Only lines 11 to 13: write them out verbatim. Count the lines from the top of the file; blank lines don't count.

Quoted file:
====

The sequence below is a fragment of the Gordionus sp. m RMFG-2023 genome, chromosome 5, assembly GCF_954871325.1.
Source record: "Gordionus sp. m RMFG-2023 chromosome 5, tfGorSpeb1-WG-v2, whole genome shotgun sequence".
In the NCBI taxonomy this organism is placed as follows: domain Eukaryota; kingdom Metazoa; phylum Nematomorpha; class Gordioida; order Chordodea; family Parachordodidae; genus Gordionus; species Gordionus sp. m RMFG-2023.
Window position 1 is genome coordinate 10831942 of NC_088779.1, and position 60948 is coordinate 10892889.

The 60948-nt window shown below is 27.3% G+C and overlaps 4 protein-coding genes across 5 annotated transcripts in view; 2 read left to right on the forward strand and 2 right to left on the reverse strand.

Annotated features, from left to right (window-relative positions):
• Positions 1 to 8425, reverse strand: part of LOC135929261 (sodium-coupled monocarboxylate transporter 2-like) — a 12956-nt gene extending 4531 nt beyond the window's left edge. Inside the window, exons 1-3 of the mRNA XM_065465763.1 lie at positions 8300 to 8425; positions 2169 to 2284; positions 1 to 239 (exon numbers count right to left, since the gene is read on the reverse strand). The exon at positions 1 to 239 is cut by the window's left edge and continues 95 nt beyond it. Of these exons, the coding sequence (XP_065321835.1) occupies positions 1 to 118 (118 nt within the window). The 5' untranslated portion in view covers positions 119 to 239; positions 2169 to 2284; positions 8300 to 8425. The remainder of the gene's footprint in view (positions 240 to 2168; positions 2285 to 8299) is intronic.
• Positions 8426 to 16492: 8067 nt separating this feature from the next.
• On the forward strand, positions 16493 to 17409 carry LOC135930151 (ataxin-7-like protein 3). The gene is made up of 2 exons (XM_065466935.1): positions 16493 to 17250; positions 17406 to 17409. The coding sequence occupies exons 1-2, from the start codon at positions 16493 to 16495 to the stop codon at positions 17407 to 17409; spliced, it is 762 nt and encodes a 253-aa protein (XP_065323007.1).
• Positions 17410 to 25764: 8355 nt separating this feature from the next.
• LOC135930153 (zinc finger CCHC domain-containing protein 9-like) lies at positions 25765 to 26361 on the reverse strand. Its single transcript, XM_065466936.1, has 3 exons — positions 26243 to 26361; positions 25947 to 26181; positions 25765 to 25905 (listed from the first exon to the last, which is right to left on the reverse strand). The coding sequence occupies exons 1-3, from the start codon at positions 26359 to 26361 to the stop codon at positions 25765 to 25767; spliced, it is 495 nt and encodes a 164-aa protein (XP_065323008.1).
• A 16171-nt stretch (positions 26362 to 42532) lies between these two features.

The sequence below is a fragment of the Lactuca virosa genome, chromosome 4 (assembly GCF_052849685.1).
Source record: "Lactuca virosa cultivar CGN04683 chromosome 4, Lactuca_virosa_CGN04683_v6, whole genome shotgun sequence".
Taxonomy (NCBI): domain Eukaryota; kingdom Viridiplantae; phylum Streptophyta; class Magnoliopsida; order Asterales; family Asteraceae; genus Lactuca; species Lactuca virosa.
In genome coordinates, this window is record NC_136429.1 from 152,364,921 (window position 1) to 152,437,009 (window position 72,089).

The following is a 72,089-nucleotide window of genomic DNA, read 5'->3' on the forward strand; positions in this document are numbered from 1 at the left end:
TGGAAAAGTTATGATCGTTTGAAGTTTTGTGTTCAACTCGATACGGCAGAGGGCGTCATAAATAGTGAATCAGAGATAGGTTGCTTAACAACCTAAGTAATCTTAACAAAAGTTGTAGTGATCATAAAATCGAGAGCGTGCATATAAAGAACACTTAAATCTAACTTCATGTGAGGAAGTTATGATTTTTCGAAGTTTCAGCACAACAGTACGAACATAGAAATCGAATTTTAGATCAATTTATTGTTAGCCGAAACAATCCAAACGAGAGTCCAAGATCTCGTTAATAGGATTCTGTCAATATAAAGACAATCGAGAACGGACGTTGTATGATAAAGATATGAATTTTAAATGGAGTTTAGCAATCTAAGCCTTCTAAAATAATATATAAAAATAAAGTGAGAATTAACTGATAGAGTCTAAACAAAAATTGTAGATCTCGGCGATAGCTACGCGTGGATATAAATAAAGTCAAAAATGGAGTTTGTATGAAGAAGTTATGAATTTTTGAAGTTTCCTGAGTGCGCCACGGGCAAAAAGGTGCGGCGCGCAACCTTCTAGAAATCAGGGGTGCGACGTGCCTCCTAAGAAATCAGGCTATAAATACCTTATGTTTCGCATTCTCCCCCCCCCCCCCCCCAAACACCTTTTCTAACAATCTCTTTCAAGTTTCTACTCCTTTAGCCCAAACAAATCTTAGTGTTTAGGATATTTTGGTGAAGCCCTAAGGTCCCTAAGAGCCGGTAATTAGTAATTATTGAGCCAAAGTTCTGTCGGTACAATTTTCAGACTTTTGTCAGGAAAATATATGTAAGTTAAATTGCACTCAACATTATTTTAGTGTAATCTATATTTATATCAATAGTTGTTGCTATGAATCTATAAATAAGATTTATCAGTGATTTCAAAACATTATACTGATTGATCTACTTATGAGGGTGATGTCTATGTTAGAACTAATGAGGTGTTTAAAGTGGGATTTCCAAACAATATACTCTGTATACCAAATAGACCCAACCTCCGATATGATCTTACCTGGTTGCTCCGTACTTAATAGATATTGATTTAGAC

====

• LOC135930153 (zinc finger CCHC domain-containing protein 9-like) lies at positions 25765 to 26361 on the reverse strand. Its single transcript, XM_065466936.1, has 3 exons — positions 26243 to 26361; positions 25947 to 26181; positions 25765 to 25905 (listed from the first exon to the last, which is right to left on the reverse strand). The coding sequence occupies exons 1-3, from the start codon at positions 26359 to 26361 to the stop codon at positions 25765 to 25767; spliced, it is 495 nt and encodes a 164-aa protein (XP_065323008.1).
• A 16171-nt stretch (positions 26362 to 42532) lies between these two features.

The sequence below is a fragment of the Lactuca virosa genome, chromosome 4 (assembly GCF_052849685.1).